The Native American removal was the process of evicting approximately 100,000 Indians from their homeland in the United States during the 1830s, resulting in the deaths of approximately 15,000 indigenous people (Britannica). At the time, President Andrew Jackson wanted to populate the Indian tribes’ home territories in the eastern United States with American citizens by forcing Native Americans to move west of the Mississippi River (Doc 6). Out of the tribes, only some followed the President’s orders voluntarily. Others, such as the Seminole tribe, resisted. The Native American removal was not justifiable given the tribes were trying to assimilate, they had already surrendered land to the US, the process was a waste of American time and resources, and the method of removal was inhumane.
The symptoms are identical to the paralysis with the name Bell’s palsy. Nevertheless, in the case of ghost sickness, the disease affects mostly males, who have similar personality traits, and range in age from twenty-five to forty years. Possibilities are, that these males have lost touch with the traditional Comanche culture due to the relocation of their tribe into a reservation. Specifically, abandoning from land, were the native Americans lived peacefully for a few centuries, could also debit to loosing part of their cultural heritage. All the sudden they went from a hunter-gatherer culture, to purchase canned vegetables at the grocery store.
This was a very controversial event that many people opposed. The law required that Natives not be forced to leave their lands; however, President Andrew Jackson, who had signed the Act into law, often ignored this, and took Native land by force. Native Americans were relocated to land west of the Mississippi that the United States had gotten in the Louisiana Purchase (History.com, 2009). The Choctaw nation was the first to be forced from its land. These Natives travelled on foot to their new lands, on what was later called the “Trail of Tears”.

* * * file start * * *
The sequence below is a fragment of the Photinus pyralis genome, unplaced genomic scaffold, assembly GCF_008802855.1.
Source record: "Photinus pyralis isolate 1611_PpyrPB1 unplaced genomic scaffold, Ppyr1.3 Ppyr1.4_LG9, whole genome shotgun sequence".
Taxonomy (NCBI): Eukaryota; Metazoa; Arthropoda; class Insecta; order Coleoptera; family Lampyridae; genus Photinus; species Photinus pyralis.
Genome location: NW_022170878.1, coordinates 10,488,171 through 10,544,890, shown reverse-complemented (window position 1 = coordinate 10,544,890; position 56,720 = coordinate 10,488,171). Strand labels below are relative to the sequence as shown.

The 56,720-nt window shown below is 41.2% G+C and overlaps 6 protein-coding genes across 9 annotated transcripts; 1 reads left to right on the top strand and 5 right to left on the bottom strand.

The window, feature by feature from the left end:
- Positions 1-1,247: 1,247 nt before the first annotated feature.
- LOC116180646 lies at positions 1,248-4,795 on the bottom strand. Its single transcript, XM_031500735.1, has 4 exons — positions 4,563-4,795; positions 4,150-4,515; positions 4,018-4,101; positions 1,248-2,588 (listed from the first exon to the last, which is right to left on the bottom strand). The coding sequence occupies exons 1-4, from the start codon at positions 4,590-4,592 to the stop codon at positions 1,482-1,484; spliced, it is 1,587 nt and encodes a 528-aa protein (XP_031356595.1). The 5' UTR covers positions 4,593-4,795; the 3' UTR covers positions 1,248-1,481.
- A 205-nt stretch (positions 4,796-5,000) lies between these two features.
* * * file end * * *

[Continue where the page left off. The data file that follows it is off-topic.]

The Choctaw village is located in the southeastern of the United States aka modern day Mississippi, Alabama, Florida, and Louisiana. They were forced to move to Oklahoma because US government has set “Indian territory” for the Indians to move to though few didn 't want to leave their home. Beside that fact about their village, they had a very stable village. The men hunted and went to war while the women farmed but mostly took care of the children and cook. Both genders did things to help their village so you couldn 't say the men did all the work while women did nothing.
government broke its promises, some of the Dakota Indians went to war against the white settlers. Many Dakota did not join in, choosing to aid and protect settlers instead. The fighting lasted six weeks and many people on both sides were killed or fled Minnesota. Former Minnesota governor Henry Sibley led an expedition of soldiers and Dakota scouts against the Dakota warriors. The war ended on December 26, 1862, when thirty-eight Dakota Indians were hanged in Mankato in the largest mass execution in U.S. history.
But the U.S and Mexico were in disagreement with the border of Texas and Mexico. The us said it was the Rio Grande, but Mexico said it was the Nueces River further north of the Rio Grand. The U.S tried to settle the dispute peacefully but the Mexican government got angered when the U.S offered the idea of the U.S buying the land from the Rio Grande to the Pacific Ocean, which led to the Mexican-American War. The Mexican-American War was a 2 year war from 1846 to 1858. This was a really bad war for the U.S despite only losing about 1,500 in the war over 10,000 troops died of disease like the yellow fever, measles, mumps and smallpox.
This assumption would ultimately cause St. Clair to lose a devastating amount of troops on the battlefield. On November 3, 1971, St. Clair and his troops made a camp along the Wabash River. St. Clair decided to camp in this location despite intelligence reporting of Native Americans following his soldiers. St. Clair dismissed the advice of President Washington and did not fortify the camp by nightfall. The Native Americans approached the camp before dawn on 4 November 1791.